Every NHL fan knows the New York Islanders have moved from their original home on Long Island to Brooklyn to play at the Barclays Center. In addition to the change of venue, it seems the team is doing everything they can to Brooklynize the franchise by adding added new alternate uniforms which use the same color scheme (black, yawn) as the Nets and they also decided to change their goal horn as well.
While nothing was wrong with their old goal horn, which can be heard below, the team and the Barclays Center decided they wanted a goal celebration to better exemplify Brooklyn — a subway train honk.
Introducing the new @nyislanders goal horn that we worked on with the MTA. pic.twitter.com/PcAwbuIAVc— Barclays Center (@barclayscenter) September 29, 2015
While this is only a slight change, it is one that definitely has not been getting rave reviews on social media — especially from already feeling slighted Long Islanders.
But after some thought, the Barclays decide to derail the idea — albeit reluctantly.
Barclays Center CEO Brett Yormark announced on ESPN New York radio's "The Michael Kay Show" that the traditional horn would remain for the team's first season in Brooklyn.
"I read between the lines," Yormark said, speaking of the mostly harsh, negative reaction to the new horn on social media. "We want the fans to have a great experience at Barclays Center. So after meeting with my team today and understanding the pros and cons of going with something that's a little bit more Brooklyn versus something that's been around for a while, we decided that for opening night we will go back to the goal horn that has been around for years.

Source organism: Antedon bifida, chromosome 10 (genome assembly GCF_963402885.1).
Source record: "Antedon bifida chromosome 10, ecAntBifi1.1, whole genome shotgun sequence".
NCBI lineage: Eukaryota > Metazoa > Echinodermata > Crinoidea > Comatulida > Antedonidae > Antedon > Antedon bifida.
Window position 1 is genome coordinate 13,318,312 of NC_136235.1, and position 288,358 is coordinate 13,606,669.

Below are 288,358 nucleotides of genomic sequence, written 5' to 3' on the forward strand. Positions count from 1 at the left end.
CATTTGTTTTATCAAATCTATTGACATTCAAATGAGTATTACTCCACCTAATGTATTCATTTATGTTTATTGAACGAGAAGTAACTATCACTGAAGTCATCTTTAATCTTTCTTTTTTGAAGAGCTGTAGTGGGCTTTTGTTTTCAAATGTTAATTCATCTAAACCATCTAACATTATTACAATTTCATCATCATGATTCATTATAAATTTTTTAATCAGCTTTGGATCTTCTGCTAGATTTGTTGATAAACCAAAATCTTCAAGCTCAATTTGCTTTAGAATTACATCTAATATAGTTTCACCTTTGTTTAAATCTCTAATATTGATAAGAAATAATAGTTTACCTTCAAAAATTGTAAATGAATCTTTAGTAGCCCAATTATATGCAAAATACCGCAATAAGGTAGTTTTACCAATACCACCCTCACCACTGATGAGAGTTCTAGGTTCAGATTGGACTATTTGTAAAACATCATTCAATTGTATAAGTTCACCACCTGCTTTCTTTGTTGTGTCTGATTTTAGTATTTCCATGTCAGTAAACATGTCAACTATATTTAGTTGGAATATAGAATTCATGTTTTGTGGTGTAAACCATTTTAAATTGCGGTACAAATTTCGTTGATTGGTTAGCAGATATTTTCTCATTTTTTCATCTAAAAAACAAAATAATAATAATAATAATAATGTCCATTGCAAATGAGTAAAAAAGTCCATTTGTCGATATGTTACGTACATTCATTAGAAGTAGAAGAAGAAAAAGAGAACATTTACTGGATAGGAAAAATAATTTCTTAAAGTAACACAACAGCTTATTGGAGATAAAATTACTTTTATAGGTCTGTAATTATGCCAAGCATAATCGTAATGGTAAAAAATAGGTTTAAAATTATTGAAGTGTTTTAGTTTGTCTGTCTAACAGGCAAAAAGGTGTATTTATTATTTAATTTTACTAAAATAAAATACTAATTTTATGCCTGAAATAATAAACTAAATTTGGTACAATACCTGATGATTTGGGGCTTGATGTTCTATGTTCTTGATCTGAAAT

"I'm not acquiescing to the Islanders fans, what I am doing is doing the right thing. And the right thing is welcoming the Islanders fans to Brooklyn, do it the right way, and we feel this is part of that process."
Kay asked Yormark to clarify whether he meant the old horn would be in place for opening night or for the entire season and Yormark said, "For the season, but at the same time I just want them to understand there has to be a balance of new and old in order to grow this fan base but also maintain the hardcore fan base that currently exists."
Yormark said that to date of the "total universe" of ticket buyers 33 percent are from Manhattan and Brooklyn and 30 percent from Nassau and Suffolk.
Let's see how long the arena keeps the traditional sounding horn before bowing to their new hipster fan base.